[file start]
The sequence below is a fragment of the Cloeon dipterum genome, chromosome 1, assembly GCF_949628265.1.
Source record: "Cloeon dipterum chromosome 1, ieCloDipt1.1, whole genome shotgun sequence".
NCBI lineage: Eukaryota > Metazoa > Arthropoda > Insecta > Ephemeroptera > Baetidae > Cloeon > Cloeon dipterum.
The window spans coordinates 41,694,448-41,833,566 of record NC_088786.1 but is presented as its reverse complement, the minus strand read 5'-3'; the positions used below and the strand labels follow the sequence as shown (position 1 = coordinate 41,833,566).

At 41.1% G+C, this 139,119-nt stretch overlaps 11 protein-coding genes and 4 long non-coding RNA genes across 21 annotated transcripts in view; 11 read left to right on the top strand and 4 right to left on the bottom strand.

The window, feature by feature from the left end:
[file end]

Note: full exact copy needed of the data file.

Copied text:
The sequence below is a fragment of the Cloeon dipterum genome, chromosome 1, assembly GCF_949628265.1.
Source record: "Cloeon dipterum chromosome 1, ieCloDipt1.1, whole genome shotgun sequence".
NCBI lineage: Eukaryota > Metazoa > Arthropoda > Insecta > Ephemeroptera > Baetidae > Cloeon > Cloeon dipterum.
The window spans coordinates 41,694,448-41,833,566 of record NC_088786.1 but is presented as its reverse complement, the minus strand read 5'-3'; the positions used below and the strand labels follow the sequence as shown (position 1 = coordinate 41,833,566).

At 41.1% G+C, this 139,119-nt stretch overlaps 11 protein-coding genes and 4 long non-coding RNA genes across 21 annotated transcripts in view; 11 read left to right on the top strand and 4 right to left on the bottom strand.

The window, feature by feature from the left end: